News, Views and Analysis

Chrysler, GM and the New Industrial Policy
May 14, 2009

text-to-speech MP3 audio version.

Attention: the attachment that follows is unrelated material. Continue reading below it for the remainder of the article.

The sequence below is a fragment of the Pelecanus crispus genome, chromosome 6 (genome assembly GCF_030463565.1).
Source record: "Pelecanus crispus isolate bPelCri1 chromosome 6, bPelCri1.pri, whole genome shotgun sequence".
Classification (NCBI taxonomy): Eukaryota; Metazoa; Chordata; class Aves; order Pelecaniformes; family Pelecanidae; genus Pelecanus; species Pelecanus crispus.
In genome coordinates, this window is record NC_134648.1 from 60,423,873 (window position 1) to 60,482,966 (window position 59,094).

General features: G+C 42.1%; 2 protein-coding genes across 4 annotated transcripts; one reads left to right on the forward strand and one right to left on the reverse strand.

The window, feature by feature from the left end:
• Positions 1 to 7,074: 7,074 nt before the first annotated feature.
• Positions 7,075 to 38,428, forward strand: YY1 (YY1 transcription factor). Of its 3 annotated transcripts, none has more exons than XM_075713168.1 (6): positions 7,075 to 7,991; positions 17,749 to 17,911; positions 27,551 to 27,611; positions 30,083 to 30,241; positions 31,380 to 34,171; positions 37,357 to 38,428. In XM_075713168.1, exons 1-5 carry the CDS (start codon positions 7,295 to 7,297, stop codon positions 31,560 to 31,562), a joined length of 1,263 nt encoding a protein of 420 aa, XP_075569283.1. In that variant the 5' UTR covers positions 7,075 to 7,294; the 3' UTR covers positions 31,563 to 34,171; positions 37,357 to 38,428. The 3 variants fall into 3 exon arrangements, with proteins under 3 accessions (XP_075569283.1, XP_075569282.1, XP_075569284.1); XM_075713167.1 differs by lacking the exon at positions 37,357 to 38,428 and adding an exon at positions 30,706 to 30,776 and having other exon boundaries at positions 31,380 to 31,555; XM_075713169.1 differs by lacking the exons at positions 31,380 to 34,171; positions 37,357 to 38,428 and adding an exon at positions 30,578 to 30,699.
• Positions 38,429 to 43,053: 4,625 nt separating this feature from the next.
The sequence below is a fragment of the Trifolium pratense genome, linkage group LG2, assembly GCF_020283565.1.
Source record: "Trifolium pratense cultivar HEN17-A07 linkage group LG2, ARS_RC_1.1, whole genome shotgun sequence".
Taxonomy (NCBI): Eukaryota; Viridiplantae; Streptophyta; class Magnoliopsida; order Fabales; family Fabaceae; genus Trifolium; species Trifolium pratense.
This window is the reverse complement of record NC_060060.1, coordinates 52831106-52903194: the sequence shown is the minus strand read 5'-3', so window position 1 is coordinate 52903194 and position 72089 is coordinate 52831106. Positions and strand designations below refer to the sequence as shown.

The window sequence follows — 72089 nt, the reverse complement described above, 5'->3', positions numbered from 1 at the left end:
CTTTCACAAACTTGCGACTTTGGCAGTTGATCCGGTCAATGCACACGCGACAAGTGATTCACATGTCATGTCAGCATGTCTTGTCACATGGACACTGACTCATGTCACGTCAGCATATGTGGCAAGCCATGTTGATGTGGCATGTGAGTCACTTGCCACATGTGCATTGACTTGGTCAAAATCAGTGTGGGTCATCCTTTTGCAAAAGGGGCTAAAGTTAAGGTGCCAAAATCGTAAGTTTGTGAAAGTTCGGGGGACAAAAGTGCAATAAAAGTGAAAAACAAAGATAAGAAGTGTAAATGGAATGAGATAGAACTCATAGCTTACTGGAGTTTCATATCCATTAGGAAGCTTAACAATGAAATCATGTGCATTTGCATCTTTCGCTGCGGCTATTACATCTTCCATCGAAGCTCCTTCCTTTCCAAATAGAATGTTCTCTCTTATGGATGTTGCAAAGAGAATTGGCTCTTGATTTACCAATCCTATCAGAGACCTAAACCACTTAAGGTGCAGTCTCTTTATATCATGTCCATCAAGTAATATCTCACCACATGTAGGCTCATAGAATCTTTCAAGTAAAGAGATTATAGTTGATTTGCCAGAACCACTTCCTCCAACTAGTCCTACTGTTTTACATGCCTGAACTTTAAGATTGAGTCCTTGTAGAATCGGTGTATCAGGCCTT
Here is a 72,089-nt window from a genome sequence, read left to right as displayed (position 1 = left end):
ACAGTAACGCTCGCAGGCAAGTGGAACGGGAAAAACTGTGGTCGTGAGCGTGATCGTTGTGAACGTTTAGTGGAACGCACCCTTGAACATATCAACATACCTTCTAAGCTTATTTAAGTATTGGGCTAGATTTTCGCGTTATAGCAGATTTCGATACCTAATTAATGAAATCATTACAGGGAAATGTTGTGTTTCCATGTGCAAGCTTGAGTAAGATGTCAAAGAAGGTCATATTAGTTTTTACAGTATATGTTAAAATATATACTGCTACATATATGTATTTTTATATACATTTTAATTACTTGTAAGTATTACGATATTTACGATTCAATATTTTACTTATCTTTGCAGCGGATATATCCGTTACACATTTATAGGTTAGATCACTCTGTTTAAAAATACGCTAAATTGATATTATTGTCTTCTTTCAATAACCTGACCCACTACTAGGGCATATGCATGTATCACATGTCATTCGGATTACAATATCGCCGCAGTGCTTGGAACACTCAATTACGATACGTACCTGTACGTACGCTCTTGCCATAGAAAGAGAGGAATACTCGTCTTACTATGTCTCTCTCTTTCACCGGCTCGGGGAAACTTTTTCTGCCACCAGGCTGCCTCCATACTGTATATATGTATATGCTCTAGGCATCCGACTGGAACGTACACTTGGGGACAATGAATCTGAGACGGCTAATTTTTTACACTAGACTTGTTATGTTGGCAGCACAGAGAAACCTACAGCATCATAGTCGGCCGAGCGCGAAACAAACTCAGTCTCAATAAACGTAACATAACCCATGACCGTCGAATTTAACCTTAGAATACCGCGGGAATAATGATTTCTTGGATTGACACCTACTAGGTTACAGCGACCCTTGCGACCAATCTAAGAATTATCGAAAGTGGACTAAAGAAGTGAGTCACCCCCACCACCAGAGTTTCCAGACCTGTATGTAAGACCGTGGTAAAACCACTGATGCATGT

"While President Hoover had some understanding of the political implication of the crisis, he lacked any clear comprehension of the economic realities that underlay it. He accepted the views of most monopolists and of the conservative economists who advised them. He had been completely seduced by the prosperity myth; as a result, he thought at first that the stock market crash was an isolated event indicating nothing more than the correction of the worst abuses encouraged by him and perpetuated by the speculative fraternity. When shortly his initial appraisal proved incorrect, Hoover could not understand why such an outwardly powerful economic system as this country boasted could not without great difficulty pull itself out of the doldrums. He failed to grasp the paradox that it was the display of economic power that denoted the most severe contradictions. The strategy he adopted was the strategy pursued before in dealing with the cyclical crisis - let the disaster rack the country, purge it, and wear itself out." Bruce Minton & John Stewart The Fat Years and the Lean International Publishers (1940) First we have to note the passing of two great Americans: Former Congressman Jack Kemp (R-NY) and former FDIC Chairman Bill Seidman. Both of these men believed in the power of free people and free markets, qualities sorely lacking in our current leaders. Their clear vision will be missed as we grapple with the challenges in the financial markets. The response to our release of the preliminary Q1 2009 results for the IRA Bank Stress Index has been excellent. We appreciate the user feedback and the media attention. Bottom line is that the jump in the Stress Index, from 1.8 at year-end 2008 to 5.7 at the end of Q1, suggests a year-end 2009 loss rate peak for commercial and residential exposures. Click here to learn more. To us, the use of the enhanced FDIC data distribution technology illustrates how better public access to financial disclosure and automated distillation can improve timeliness and relevance, thereby encourage debate and dialog among and between analysts, and in turn drive better asset allocation choices by investors. Our census of the US banking industry also shows that, more often than not, politicians prevaricate when speaking about the soundness of large financial institutions - who are their clients, after all. In the most recent comment in IRA's Advisory Service, we talk about bank valuation in the age of "Industrial Policy" reborn, reflecting the clear shift away from the interests of private investors visible in the White House's handling of the Chrysler bankruptcy and in prospect with the impending failure of General Motors (NYSE:GM) and GMAC. In the cases of both companies, several sources tell the IRA, Obama Administration officials have threatened professional advisers with various official sanctions if they do not go along with the new political agenda of giving control of GM and Chrysler to the UAW. The unions have taken a disproportionate share of the economic output from the Big Three automakers for decades, measured by